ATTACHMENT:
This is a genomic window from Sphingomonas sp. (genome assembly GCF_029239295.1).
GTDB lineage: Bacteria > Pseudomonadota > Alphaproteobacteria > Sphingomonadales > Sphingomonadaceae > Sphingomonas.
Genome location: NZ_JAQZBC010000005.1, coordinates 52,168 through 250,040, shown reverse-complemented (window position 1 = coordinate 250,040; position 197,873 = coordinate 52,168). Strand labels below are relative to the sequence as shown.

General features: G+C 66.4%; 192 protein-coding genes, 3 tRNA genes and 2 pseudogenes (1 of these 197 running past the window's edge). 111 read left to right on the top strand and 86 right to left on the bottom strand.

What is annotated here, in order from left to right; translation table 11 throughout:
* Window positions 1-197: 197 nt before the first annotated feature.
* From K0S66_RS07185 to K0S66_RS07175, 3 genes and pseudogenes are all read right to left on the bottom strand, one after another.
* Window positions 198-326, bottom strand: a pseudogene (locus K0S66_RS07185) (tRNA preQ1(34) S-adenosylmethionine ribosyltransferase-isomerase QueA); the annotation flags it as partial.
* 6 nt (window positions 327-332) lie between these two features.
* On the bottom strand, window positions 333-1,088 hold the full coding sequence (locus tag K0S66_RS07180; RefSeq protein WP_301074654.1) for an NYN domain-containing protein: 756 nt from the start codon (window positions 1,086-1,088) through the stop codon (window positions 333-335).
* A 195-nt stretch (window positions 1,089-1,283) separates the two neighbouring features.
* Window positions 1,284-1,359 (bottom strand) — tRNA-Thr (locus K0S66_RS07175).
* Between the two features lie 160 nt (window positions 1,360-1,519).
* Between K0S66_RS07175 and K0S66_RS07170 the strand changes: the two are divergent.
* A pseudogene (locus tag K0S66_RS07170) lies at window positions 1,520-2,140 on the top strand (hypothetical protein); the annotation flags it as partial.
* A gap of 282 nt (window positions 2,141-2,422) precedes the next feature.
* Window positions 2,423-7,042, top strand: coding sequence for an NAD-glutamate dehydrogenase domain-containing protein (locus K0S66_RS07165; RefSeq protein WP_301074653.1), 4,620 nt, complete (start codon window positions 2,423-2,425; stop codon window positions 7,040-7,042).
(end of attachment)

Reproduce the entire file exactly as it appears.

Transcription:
This is a genomic window from Sphingomonas sp. (genome assembly GCF_029239295.1).
GTDB lineage: Bacteria > Pseudomonadota > Alphaproteobacteria > Sphingomonadales > Sphingomonadaceae > Sphingomonas.
Genome location: NZ_JAQZBC010000005.1, coordinates 52,168 through 250,040, shown reverse-complemented (window position 1 = coordinate 250,040; position 197,873 = coordinate 52,168). Strand labels below are relative to the sequence as shown.

General features: G+C 66.4%; 192 protein-coding genes, 3 tRNA genes and 2 pseudogenes (1 of these 197 running past the window's edge). 111 read left to right on the top strand and 86 right to left on the bottom strand.

What is annotated here, in order from left to right; translation table 11 throughout:
* Window positions 1-197: 197 nt before the first annotated feature.
* From K0S66_RS07185 to K0S66_RS07175, 3 genes and pseudogenes are all read right to left on the bottom strand, one after another.
* Window positions 198-326, bottom strand: a pseudogene (locus K0S66_RS07185) (tRNA preQ1(34) S-adenosylmethionine ribosyltransferase-isomerase QueA); the annotation flags it as partial.
* 6 nt (window positions 327-332) lie between these two features.
* On the bottom strand, window positions 333-1,088 hold the full coding sequence (locus tag K0S66_RS07180; RefSeq protein WP_301074654.1) for an NYN domain-containing protein: 756 nt from the start codon (window positions 1,086-1,088) through the stop codon (window positions 333-335).
* A 195-nt stretch (window positions 1,089-1,283) separates the two neighbouring features.
* Window positions 1,284-1,359 (bottom strand) — tRNA-Thr (locus K0S66_RS07175).
* Between the two features lie 160 nt (window positions 1,360-1,519).
* Between K0S66_RS07175 and K0S66_RS07170 the strand changes: the two are divergent.
* A pseudogene (locus tag K0S66_RS07170) lies at window positions 1,520-2,140 on the top strand (hypothetical protein); the annotation flags it as partial.
* A gap of 282 nt (window positions 2,141-2,422) precedes the next feature.
* Window positions 2,423-7,042, top strand: coding sequence for an NAD-glutamate dehydrogenase domain-containing protein (locus K0S66_RS07165; RefSeq protein WP_301074653.1), 4,620 nt, complete (start codon window positions 2,423-2,425; stop codon window positions 7,040-7,042).